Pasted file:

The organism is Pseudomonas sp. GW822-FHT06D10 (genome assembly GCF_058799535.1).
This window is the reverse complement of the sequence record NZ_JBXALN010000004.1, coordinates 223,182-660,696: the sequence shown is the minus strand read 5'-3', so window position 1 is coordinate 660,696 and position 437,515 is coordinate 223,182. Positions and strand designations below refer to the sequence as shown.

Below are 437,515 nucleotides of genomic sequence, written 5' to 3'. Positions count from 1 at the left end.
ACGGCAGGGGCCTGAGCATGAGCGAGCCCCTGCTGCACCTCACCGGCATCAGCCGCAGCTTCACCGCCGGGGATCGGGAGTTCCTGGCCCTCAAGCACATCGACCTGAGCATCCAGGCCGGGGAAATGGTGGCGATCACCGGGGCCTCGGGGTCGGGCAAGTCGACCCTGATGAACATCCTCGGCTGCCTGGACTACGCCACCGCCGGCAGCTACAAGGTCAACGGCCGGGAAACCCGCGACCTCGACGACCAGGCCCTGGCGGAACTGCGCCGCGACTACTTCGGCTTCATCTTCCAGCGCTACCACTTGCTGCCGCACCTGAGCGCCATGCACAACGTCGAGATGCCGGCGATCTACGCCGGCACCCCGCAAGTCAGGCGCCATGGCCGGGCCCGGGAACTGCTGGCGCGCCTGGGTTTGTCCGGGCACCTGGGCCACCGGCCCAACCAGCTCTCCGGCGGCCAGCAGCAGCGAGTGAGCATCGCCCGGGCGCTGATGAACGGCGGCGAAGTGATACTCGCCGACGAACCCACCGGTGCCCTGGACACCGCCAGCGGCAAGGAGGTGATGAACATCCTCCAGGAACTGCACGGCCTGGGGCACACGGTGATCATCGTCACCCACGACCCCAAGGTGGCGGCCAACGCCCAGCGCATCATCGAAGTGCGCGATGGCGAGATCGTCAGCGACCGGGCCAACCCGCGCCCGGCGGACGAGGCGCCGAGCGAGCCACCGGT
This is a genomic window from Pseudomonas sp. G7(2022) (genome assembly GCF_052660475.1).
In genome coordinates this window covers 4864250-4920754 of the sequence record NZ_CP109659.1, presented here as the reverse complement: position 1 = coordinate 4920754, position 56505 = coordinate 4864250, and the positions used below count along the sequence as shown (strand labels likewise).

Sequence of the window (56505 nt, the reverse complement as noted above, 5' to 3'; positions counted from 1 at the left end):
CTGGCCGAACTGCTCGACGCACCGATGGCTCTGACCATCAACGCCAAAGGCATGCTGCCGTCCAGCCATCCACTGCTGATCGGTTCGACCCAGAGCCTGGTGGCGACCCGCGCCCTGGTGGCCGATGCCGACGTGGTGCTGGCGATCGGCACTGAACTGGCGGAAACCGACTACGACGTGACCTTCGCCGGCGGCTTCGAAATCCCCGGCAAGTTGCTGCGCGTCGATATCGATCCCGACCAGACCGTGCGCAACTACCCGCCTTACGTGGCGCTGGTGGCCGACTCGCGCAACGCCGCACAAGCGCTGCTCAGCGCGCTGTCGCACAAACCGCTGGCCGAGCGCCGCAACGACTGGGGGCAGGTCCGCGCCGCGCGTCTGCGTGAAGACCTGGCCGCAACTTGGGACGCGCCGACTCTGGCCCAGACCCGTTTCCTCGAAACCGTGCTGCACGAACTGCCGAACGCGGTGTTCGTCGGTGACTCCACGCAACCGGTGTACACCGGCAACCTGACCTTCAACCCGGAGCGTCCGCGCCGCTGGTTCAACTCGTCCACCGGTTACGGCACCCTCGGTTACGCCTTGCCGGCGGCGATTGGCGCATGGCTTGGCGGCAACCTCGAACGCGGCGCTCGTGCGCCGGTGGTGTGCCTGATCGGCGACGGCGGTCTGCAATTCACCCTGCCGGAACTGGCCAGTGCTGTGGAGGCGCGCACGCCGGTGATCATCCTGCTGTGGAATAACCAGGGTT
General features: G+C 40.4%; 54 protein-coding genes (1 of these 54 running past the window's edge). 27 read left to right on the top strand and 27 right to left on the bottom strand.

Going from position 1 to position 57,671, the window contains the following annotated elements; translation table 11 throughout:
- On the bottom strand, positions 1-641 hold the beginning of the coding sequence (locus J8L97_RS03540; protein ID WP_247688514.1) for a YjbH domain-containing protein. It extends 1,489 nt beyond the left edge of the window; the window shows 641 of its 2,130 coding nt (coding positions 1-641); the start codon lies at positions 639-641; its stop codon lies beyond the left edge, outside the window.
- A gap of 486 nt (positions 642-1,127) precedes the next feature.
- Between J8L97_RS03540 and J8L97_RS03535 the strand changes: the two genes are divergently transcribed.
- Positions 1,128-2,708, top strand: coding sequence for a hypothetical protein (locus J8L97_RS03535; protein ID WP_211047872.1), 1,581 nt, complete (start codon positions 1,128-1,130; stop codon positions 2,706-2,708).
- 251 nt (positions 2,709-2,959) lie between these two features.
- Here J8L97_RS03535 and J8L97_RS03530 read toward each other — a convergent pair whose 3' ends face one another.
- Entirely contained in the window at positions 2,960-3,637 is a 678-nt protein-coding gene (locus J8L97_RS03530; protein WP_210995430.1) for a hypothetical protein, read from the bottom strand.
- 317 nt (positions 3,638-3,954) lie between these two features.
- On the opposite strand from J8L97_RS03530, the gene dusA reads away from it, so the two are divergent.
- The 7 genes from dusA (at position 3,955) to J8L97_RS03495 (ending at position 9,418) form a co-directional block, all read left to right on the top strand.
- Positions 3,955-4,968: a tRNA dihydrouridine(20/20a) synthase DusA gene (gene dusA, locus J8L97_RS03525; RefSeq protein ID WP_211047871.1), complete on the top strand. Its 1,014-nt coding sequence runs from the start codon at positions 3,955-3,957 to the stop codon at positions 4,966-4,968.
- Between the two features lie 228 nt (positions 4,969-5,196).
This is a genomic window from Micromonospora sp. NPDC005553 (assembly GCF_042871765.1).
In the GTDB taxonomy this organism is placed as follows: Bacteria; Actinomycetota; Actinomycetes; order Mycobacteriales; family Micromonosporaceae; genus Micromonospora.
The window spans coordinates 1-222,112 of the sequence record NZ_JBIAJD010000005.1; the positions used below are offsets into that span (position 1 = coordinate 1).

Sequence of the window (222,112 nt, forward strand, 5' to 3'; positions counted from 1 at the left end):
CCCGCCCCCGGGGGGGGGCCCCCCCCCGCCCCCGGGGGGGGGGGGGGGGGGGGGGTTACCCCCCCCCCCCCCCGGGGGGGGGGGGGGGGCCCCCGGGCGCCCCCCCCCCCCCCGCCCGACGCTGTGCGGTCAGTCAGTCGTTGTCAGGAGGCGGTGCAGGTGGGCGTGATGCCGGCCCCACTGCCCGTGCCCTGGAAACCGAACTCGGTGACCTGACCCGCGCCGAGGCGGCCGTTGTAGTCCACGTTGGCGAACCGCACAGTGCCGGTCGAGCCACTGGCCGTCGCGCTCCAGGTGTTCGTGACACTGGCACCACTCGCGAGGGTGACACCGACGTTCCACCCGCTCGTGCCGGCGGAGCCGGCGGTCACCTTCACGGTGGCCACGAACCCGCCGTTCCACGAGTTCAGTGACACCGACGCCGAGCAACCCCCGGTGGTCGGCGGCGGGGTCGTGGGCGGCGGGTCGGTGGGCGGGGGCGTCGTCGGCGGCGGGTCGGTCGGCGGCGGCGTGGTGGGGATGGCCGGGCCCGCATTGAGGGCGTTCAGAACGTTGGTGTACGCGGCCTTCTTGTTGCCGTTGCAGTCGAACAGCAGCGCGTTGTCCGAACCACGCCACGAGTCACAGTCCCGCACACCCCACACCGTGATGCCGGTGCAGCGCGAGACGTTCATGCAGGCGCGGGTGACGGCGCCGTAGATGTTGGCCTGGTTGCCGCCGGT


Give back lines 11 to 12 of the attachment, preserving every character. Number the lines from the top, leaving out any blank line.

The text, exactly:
- On the bottom strand, positions 1-641 hold the beginning of the coding sequence (locus J8L97_RS03540; protein ID WP_247688514.1) for a YjbH domain-containing protein. It extends 1,489 nt beyond the left edge of the window; the window shows 641 of its 2,130 coding nt (coding positions 1-641); the start codon lies at positions 639-641; its stop codon lies beyond the left edge, outside the window.
- A gap of 486 nt (positions 642-1,127) precedes the next feature.